Paul Tucker interview on central banking and “Unelected Power”…

The Center for Financial Stability (CFS) thanks Sir Paul Tucker – Former Deputy Governor, Bank of England and Chair, Systemic Risk Council, and Harvard Fellow – for “Unelected Power: The Quest for Legitimacy in Central Banking and the Regulatory State.”  “Unelected Power” is broad and deep.  It is a joy to read – with priceless quotes and footnotes.

We are grateful to Paul for sitting down with CFS to discuss:

– Governance and central banking,
– A “Money – Credit Constitution” with emphasis on “inside” and “outside” money,
– Division between fiscal and monetary activities,
– Examples of central banking excellence,
– Prospect for normalizing monetary policy,
– Regulatory policy – ten years after the crisis,
– Surprises and motivation for writing “Unelected Power.”

The following are excerpts from the conversation.

FRB Announces Chair and Deputy Chair Appointments for Federal Reserve Banks

The Board of Governors of the Federal Reserve System (“FRB”) appointed chairs and deputy chairs of all Federal Reserve Banks for 2018.

Each Reserve Bank has a nine-member board of directors, three of whom are appointed by the FRB. For each bank, one appointee is designated as the chair, and one appointee is designated as the deputy chair. The following is a list showing the chair and deputy chair for each Bank:

  • New York: Sara Horowitz (Chair), Denise Scott (Deputy Chair);
  • Boston: Gary L. Gottlieb (Chair), Phillip L. Clay (Deputy Chair);
  • Philadelphia: Brian McNeill (Chair), Phoebe Haddon (Deputy Chair);
  • Cleveland: Dawne S. Hickton (Chair), Dwight E. Smith (Deputy Chair);
  • Richmond: Margaret G. Lewis (Chair), Kathy J. Warden (Deputy Chair);
  • Atlanta: Michael J. Jackson (Chair), Myron A. Gray (Deputy Chair);
  • Chicago: Anne R. Pramaggiore (Chair), E. Scott Santi (Deputy Chair);
  • St. Louis: Kathleen M. Mazzarella (Chair), Suzanne Sitherwood (Deputy Chair);
  • Minneapolis: Kendall J. Powell (Chair), Harry D. Melander (Deputy Chair);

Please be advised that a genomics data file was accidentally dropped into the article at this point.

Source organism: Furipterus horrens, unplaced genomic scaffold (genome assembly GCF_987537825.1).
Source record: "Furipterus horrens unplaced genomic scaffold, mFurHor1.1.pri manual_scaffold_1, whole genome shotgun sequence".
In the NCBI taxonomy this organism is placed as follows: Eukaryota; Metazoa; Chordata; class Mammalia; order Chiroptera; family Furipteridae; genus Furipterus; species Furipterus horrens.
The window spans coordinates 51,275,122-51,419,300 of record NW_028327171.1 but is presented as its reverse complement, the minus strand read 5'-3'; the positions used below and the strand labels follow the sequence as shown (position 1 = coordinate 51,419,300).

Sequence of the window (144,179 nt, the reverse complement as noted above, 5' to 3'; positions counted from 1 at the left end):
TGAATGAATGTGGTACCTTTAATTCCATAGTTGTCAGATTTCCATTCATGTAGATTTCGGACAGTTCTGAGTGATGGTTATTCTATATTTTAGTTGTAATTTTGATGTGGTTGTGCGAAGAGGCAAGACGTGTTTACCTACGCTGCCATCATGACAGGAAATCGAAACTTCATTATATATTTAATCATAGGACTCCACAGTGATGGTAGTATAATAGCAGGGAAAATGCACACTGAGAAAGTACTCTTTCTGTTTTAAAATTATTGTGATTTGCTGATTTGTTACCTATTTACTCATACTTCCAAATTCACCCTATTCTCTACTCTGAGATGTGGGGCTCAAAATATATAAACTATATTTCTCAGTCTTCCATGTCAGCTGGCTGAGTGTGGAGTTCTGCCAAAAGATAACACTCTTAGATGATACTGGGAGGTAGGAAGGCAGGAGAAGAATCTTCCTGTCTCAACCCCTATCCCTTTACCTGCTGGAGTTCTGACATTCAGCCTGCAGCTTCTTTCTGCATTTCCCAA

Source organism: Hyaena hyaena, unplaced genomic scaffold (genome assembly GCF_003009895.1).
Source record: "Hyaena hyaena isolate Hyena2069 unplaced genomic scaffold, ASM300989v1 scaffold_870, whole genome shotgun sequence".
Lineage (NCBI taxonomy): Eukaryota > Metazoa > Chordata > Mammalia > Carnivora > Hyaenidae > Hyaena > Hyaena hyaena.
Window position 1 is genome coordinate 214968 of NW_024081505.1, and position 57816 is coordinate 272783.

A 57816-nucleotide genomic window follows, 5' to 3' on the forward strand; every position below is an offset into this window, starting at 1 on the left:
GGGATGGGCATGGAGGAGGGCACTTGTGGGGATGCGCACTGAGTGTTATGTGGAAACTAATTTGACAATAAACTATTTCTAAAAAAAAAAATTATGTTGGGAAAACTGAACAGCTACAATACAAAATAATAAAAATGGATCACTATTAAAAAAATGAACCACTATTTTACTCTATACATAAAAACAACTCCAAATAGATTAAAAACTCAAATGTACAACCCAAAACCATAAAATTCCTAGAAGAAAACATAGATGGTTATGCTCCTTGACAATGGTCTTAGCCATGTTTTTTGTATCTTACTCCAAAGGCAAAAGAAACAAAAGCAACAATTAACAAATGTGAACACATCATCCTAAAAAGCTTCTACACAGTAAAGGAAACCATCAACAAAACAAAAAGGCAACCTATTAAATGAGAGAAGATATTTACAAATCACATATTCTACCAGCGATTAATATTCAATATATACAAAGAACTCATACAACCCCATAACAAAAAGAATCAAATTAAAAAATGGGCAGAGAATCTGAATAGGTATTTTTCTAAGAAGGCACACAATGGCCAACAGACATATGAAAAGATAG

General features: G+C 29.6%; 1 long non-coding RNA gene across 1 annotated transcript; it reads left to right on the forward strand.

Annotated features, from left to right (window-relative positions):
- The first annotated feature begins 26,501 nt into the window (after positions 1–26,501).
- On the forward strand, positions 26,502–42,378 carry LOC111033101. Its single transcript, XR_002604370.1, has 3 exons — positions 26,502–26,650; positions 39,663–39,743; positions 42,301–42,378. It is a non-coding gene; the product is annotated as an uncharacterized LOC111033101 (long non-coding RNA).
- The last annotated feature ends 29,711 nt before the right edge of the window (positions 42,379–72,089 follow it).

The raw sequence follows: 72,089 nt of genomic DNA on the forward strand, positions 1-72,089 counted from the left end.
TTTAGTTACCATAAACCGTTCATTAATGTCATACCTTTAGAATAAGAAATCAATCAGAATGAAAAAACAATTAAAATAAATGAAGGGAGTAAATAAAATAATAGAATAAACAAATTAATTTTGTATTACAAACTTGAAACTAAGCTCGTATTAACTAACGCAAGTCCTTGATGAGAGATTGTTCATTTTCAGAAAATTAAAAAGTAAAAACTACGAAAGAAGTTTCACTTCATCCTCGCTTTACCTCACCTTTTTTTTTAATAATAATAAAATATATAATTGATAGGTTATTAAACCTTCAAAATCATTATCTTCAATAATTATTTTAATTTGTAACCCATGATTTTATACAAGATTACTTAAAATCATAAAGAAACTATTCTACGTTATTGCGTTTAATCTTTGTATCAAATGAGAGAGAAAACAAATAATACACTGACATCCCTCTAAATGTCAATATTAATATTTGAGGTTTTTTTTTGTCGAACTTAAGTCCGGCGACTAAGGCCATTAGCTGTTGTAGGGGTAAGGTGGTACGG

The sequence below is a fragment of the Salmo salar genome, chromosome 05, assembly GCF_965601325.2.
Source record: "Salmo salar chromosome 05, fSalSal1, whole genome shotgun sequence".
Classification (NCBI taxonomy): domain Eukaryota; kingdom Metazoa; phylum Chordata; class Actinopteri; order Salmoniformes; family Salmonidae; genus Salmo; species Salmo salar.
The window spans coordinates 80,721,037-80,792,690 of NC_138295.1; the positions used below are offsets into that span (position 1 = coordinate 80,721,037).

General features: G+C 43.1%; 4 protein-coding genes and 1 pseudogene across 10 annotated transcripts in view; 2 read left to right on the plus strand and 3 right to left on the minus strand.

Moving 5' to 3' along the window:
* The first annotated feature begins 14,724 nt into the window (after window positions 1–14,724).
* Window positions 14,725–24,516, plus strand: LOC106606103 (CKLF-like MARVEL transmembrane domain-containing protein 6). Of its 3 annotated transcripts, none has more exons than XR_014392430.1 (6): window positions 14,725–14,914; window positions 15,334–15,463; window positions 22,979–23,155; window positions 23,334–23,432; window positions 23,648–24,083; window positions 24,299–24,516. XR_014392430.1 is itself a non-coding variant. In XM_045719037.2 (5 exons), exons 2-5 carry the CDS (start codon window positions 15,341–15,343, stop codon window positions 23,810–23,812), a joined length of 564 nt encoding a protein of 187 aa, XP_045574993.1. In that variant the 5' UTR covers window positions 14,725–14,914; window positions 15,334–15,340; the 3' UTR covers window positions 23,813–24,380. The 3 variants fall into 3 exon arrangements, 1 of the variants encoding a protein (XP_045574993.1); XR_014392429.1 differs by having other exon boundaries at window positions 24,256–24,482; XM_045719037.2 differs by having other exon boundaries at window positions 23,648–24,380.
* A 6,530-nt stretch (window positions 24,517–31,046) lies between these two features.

• Kansas City: Rose M. Washington (Chair), Steve Maestas (Deputy Chair);
  • Dallas: Matthew K. Rose (Chair), Greg L. Armstrong (Deputy Chair); and
  • San Francisco: Alexander M. Mehran (Chair), Barry M. Meyer (Deputy Chair).

Global Markets into 2018

The Center for Financial Stability (CFS) hosted a small private workshop for leaders in finance to delve into issues that will shape the future of asset values and investment management on December 6.

CFS Special Counselor Jack Malvey set the stage with an essay “Toward the Mid-21 st Century Global Financial System” –

Workshop topics included:

– Geopolitics and Big Picture Challenges through 2020 – AI, cyber, etc;
– Global Macro, Quantitative Tightening, and Financial Stability;
– Financial Industry Transitions – Active versus Passive Management, etc; and
– Opportunities and Risks (a selection follows).


– Buy cash today – the rate of return will be extraordinarily high.
– Central banks will more actively incorporate financial stability into actions and mandates.
– Emerging markets will outperform.
– The Fed desires to move further away from the zero lower bound.
– NPLs in China are overstated / bank earnings mitigate and neutralize risks.
– Global macro investment opportunities via uneven tightening.


– I will buy cash – but tomorrow.